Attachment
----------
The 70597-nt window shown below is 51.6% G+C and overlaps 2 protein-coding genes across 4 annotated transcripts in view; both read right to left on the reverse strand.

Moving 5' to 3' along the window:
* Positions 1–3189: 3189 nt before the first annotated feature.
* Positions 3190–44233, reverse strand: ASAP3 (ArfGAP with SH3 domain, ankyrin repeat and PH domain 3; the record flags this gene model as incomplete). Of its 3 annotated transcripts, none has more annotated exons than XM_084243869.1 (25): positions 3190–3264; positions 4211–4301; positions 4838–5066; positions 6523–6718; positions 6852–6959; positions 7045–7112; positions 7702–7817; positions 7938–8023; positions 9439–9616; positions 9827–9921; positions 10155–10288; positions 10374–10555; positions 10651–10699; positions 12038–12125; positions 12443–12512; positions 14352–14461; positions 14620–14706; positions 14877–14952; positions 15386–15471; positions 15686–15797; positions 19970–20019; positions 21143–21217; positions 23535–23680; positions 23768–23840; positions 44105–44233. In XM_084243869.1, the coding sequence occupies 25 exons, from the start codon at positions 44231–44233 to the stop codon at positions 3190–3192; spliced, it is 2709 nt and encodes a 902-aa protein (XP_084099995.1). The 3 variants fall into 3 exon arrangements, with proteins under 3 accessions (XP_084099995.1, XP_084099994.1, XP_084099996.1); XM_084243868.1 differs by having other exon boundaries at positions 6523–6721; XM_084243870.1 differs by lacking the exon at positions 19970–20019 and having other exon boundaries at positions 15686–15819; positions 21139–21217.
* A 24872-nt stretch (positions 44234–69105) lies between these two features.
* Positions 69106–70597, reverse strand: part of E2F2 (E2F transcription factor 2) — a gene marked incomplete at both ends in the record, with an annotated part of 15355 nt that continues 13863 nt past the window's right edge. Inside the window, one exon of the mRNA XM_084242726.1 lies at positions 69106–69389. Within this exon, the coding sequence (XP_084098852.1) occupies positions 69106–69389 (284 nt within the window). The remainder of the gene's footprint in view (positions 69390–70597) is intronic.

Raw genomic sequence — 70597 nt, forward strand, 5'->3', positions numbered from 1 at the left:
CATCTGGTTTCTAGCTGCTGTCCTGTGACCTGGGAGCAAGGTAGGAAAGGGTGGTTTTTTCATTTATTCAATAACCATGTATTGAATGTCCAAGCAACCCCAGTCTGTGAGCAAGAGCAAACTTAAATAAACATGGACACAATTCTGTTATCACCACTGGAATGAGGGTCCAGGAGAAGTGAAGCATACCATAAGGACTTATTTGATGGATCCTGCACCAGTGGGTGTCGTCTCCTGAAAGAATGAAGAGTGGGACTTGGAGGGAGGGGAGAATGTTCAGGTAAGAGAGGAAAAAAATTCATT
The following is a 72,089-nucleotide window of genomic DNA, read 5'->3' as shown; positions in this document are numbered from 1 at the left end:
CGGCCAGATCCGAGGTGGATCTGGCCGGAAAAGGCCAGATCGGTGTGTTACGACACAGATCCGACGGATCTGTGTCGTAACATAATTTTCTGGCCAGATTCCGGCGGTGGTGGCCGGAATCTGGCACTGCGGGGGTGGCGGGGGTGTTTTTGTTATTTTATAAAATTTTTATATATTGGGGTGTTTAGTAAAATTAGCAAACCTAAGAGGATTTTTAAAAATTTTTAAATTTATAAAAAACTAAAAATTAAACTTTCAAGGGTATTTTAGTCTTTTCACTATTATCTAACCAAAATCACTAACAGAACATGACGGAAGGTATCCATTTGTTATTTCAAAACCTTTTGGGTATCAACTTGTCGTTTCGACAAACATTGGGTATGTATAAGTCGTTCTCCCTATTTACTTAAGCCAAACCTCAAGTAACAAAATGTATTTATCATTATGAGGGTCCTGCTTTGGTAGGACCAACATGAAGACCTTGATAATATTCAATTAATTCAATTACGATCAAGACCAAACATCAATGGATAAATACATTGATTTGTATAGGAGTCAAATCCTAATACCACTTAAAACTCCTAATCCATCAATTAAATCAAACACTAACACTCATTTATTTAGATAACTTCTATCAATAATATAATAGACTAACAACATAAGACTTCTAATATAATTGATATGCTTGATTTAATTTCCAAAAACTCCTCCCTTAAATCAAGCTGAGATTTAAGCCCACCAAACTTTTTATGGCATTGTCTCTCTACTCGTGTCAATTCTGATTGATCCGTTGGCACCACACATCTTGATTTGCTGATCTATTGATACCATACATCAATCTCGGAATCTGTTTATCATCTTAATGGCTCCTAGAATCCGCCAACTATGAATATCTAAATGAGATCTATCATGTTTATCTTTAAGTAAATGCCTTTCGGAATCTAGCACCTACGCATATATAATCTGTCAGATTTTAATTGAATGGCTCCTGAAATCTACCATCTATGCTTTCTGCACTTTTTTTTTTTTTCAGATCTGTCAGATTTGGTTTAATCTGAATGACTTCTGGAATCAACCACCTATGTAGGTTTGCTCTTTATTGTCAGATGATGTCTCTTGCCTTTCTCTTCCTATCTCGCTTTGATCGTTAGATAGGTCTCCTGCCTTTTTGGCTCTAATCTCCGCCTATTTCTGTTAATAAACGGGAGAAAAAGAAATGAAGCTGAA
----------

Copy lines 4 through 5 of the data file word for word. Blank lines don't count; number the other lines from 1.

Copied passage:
* Positions 3190–44233, reverse strand: ASAP3 (ArfGAP with SH3 domain, ankyrin repeat and PH domain 3; the record flags this gene model as incomplete). Of its 3 annotated transcripts, none has more annotated exons than XM_084243869.1 (25): positions 3190–3264; positions 4211–4301; positions 4838–5066; positions 6523–6718; positions 6852–6959; positions 7045–7112; positions 7702–7817; positions 7938–8023; positions 9439–9616; positions 9827–9921; positions 10155–10288; positions 10374–10555; positions 10651–10699; positions 12038–12125; positions 12443–12512; positions 14352–14461; positions 14620–14706; positions 14877–14952; positions 15386–15471; positions 15686–15797; positions 19970–20019; positions 21143–21217; positions 23535–23680; positions 23768–23840; positions 44105–44233. In XM_084243869.1, the coding sequence occupies 25 exons, from the start codon at positions 44231–44233 to the stop codon at positions 3190–3192; spliced, it is 2709 nt and encodes a 902-aa protein (XP_084099995.1). The 3 variants fall into 3 exon arrangements, with proteins under 3 accessions (XP_084099995.1, XP_084099994.1, XP_084099996.1); XM_084243868.1 differs by having other exon boundaries at positions 6523–6721; XM_084243870.1 differs by lacking the exon at positions 19970–20019 and having other exon boundaries at positions 15686–15819; positions 21139–21217.
* A 24872-nt stretch (positions 44234–69105) lies between these two features.